17 June 2009 | EN
Kenya came near the top of the ranking for African innovation
Flickr/World Bank/Curt Carnemark
[CAPE TOWN] Kenya, South Africa and Tunisia have emerged as the top innovators of Africa in a report on the continent's competitiveness launched last week.
The three countries — which scored highly on ratings of their scientific capacity — are on a par with such innovative countries as Brazil and India, according to The Africa Competitiveness Report 2009, produced by the World Economic Forum, the African Development Bank and the World Bank Africa."
In a league table that included 33 African countries, and 134 countries overall, Tunisia ranked thirtieth for innovation factors (and first in Africa); South Africa thirty-sixth (second) and Kenya fiftieth (third).
"These countries have high-quality scientific research institutions, invest strongly in research and development, and are characterised by a significant level of collaboration between business and universities in research," said the report, which was launched at a meeting of the World Economic Forum in Cape Town, South Africa, last week (9 June).
Innovation is just one of 12 "pillars" of competitiveness compiled by the authors using data from a variety of sources.
The report says that the ability to innovate does not become crucial to a country's success until it is striving to achieve the third of three "levels" of development — "factor-driven", "efficiency-driven", and "innovation-driven" respectively. Countries in the top category need to devote 30 per cent of their resources to innovation.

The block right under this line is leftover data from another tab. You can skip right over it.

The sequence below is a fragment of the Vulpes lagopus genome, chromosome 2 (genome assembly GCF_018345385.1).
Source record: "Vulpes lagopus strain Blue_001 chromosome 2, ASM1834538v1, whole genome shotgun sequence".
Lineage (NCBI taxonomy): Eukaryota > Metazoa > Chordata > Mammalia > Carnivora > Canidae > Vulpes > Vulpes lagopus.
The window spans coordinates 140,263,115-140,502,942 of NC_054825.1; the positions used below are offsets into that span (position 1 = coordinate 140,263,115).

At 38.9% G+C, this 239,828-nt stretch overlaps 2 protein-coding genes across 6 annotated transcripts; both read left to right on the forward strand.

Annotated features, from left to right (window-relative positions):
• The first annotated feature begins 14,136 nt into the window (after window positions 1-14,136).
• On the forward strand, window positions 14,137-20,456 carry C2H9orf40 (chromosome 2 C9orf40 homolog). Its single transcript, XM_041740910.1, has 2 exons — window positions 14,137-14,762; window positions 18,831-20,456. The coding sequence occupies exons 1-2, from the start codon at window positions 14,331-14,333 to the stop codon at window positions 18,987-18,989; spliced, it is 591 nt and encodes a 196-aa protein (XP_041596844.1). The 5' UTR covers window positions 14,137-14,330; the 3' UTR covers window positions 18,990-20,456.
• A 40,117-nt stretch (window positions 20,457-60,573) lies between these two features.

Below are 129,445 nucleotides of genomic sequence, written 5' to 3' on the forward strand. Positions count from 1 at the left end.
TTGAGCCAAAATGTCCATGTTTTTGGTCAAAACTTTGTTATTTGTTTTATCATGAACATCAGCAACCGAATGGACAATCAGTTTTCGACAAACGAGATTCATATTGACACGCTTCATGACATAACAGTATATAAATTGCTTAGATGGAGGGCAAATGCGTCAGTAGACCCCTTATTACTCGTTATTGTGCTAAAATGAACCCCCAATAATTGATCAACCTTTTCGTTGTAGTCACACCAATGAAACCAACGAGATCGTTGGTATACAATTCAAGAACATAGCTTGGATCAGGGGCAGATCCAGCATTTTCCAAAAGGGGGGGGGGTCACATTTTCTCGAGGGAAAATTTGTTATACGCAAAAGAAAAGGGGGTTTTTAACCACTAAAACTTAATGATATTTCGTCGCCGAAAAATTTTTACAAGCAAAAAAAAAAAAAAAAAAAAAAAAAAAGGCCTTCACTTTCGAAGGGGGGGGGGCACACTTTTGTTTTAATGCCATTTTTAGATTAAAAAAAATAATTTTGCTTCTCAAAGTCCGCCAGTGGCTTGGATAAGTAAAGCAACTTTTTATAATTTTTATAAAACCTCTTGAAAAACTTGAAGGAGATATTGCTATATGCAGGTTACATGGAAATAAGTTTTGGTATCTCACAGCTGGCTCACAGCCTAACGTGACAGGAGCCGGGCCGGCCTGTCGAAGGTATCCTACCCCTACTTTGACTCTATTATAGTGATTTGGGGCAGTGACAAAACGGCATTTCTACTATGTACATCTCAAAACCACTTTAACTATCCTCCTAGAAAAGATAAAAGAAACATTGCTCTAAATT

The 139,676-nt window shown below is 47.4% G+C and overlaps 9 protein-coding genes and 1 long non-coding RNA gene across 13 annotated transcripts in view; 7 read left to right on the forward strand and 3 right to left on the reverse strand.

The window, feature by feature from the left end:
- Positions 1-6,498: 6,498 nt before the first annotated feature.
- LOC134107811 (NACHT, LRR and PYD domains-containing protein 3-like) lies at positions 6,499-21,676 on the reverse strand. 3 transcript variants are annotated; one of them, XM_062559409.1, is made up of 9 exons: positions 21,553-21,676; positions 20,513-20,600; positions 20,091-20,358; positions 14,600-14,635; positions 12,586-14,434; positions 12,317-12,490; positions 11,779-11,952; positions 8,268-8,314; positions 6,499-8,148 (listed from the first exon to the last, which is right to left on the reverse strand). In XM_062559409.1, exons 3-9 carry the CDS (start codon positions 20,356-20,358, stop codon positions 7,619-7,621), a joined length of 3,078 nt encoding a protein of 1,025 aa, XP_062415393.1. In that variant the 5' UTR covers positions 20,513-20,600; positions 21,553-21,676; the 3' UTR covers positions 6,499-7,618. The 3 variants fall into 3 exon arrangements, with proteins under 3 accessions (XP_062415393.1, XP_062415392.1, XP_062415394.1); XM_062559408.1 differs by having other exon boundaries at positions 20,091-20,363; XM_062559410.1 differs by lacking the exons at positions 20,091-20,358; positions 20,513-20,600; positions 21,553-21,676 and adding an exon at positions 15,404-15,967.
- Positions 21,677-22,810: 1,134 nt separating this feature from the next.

"As productivity increases, countries reach a point where further competiveness can't be gained by being cheaper or doing things better and this is where countries need to focus on being innovative," Jennifer Blanke, senior economist for the World Economic Forum and one of the authors of the report, told SciDev.Net.
The report allocates no African country to the third, innovation-driven phase or the transition from the second, efficiency-driven to the innovation-driven stage.
Kenya, despite its high innovation rankings, remains in the first stage.
The other African countries in the survey are all in stage one but their low ranking in terms of innovation "should not be of significant concern at this stage given the importance of focusing on the more basic areas for improvement first".
In terms of overall competitiveness Tunisia was the top African country, ranked thirty-sixth down from thirty-second in the previous year's report. South Africa was the top country in Sub-Saharan Africa at forty-fifth down one position year-on-year but maintaining the same score, ahead of India in fiftieth position and followed by Botswana (fifty-sixth), Mauritius (fifty-seventh), Namibia (eightieth) and ahead of Egypt in eighty-first place.